Today I’m delighted to welcome Ruth Kirby-Smith to the blog. She is the author of The Settlement, a powerful historical novel of Northern Ireland, based on real events within her family. Ruth tells us all about the origins of her novel below…
About the Book
It’s 1984 and Olivia is returning home for her grandmother Sarah’s funeral. Sarah was a loving matriarch in small Irish village Lindara, so why would someone spit at her coffin? When Olivia finds Sarah’s red leather notebook, she unearths the se- cret her grandmother took to her grave…
In 1910 Sarah promises her anti-home rule husband Theo that she’ll keep her free thinking, suffragette views to herself. But one night Sarah finds she’s drawn into something which com- promises her principles. Later, when Theo gets dementia, he pesters Sarah about something called ‘The Settlement’. She’s mystified, but on opening a letter all is revealed. As the truth unfolds, we watch as Sarah is faced with an impossible decision – will she protect her stepson or her unborn child?
The Origins of The Settlement
It is ironic that I ended up writing a historical novel as history was my least favourite school subject. As an insouciant fourteen-year-old I was cheeky to the toughest history master at Methodist College Belfast, and he gave me such a roasting that it was still remembered at our 50-year reunion in 2017. I never turned a hair, as the Irish saying goes, meaning it did not bother me, but I had enough sense to drop the subject.
I had wanted to write a book for as long as I can remember but university, travel, career and children got in the way. When my father died, I began to question his unusual childhood and the stories he has told us of being fostered at three days old, going home to his real parents aged ten to get an education, being ‘kidnapped’ by his foster sisters who drove 50 miles across country to secretly take him back and then having no further contact with his biological parents until he was 19. This presented an interesting family history but when I investigated what was happening in Ireland during those years, I found a fascinating story which I knew nothing about. The two things together gave me the basis for my book.
The main characters in the book, Sarah and John, are based on my grandparents although the story is totally fictional. My grandfather was a lot like John – go-getting, shrewd and successful but his fortune was made with hard work in a legitimate business. He lived until I was in my 20’s and I remember him as a kind, well-informed and interesting man.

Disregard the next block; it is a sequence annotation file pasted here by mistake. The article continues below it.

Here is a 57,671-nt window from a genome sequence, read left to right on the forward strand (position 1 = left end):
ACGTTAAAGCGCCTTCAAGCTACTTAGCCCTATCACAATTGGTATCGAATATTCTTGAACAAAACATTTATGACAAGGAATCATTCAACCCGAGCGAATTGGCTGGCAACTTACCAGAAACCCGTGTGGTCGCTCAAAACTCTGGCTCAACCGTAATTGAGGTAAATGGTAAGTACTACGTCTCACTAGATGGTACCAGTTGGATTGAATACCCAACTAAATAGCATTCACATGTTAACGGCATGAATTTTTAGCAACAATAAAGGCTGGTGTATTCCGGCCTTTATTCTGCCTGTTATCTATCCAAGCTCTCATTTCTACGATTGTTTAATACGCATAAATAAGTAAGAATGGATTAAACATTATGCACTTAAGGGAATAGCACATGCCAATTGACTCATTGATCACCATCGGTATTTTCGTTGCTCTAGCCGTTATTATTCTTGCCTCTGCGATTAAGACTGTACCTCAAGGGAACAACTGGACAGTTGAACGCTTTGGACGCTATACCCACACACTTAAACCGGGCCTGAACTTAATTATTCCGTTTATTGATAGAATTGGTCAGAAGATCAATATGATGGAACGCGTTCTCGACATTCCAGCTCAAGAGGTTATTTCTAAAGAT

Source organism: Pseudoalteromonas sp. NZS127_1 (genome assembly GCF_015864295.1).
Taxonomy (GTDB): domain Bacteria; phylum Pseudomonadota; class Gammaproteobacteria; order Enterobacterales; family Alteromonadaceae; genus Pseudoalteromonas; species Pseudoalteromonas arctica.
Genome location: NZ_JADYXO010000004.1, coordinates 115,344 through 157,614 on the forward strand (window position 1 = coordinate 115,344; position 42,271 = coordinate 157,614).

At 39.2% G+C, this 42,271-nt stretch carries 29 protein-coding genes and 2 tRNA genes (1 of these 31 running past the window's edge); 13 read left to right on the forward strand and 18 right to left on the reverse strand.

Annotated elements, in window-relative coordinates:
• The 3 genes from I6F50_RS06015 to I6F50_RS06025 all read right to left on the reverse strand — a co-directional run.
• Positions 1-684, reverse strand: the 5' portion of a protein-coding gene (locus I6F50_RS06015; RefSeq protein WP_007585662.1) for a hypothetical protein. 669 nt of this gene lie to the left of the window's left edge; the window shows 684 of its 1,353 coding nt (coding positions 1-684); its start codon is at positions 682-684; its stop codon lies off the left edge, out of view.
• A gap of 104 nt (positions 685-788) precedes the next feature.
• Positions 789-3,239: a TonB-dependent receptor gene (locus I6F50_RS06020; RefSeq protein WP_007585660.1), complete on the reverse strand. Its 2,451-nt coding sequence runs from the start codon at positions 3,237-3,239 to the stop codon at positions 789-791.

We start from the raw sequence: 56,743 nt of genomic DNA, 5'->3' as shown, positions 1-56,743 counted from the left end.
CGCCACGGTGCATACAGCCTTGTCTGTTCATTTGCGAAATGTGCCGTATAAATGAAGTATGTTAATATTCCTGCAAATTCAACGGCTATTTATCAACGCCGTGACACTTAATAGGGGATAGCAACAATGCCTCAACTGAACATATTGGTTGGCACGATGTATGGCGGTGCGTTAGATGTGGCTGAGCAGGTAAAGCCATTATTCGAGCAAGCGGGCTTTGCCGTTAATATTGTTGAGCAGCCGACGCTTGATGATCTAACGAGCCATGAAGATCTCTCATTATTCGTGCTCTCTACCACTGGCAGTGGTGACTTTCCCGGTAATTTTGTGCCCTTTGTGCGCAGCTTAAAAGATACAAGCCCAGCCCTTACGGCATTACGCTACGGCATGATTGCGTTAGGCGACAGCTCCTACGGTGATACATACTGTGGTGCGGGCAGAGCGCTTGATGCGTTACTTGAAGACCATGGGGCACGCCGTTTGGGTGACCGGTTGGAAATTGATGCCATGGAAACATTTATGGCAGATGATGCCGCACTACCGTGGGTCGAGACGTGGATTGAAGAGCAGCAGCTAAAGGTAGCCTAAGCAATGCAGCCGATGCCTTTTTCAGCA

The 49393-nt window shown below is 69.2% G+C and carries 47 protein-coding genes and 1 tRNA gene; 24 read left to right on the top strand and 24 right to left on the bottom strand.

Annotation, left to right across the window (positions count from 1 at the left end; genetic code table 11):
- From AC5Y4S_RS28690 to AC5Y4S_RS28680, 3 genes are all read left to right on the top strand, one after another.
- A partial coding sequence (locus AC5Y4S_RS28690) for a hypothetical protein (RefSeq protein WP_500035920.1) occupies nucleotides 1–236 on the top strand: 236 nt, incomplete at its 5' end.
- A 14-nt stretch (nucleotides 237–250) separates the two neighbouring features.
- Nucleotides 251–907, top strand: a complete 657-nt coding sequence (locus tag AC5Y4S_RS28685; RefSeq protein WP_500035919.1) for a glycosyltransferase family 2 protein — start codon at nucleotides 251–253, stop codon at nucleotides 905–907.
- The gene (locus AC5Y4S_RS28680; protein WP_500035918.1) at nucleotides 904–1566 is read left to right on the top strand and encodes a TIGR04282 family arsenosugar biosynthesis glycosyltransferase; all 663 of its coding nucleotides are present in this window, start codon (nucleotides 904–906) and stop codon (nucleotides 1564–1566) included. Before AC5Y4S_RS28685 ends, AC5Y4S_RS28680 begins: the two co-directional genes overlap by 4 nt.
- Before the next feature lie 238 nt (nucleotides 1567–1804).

My grandmother was quite different from the character in the book. I did not know her well as she died when I was nine, but I do remember a rather cold and reserved character who showed me little affection. We children did not enjoy the monthly Sunday visits to see her because we had to sit quietly on her prickly horsehair dining chairs to have afternoon tea and I remember stuffing my dresses under my legs to protect them. My cousin George tells the story of his mother taking him as a young baby from Belfast to Co Armagh to show grandmother her new grandson. She was turned away at the door as she had no appointment, and my grandmother was ‘not receiving’. Odd indeed, and I suspect she had some mental health problems.
This gave me carte blanche for the character of Sarah in the book. The social setting is Protestant anti-home rule Northern Ireland, and I needed my main character to challenge this position and present another point of view. And so, the independent free thinking feisty Sarah came into being and she was a joy to write. In retrospect there is a lot of myself in the main character – questioning, prepared to go against the grain, outspoken and rebellious at times. As a teenager in the 1960’s I was the first person to attend the Sunday morning church service without a hat and it caused quite a ruction. Our minister, Reverend Lavery, listened to the complaints from members of the congregation and then said that it was better that I come to church without a hat than not come at all. I loved him for that, and he finds a place in the book as the local minister in Lindara taking the news of war casualties to his flock.
I also used names of friends and family. Lizzie, Sarah’s cousin is the name of two of my oldest friends, Violet was a kind a funny aunt, Miss Henderson my favourite teacher in primary school and Miss Blakeley is a tribute to David Blakeley who taught me social studies in 6th form at Methodist College and finally awoke in me an interest in studying.
The colonel is based on my aunt’s old gardener and there are many stories of his comic character. The one included in the book where he is rude to the church ladies having tea is true except that it was a local titled Lady who was his target.
The book is truly a mixture of fact and fiction and the grain of my family runs all the way through it.
Many thanks to Ruth for telling us a bit about the origins of The Settlement. The blog tour continues with the blogs below, and I’ll be reviewing the book next week.
The Settlement is published by 2QT.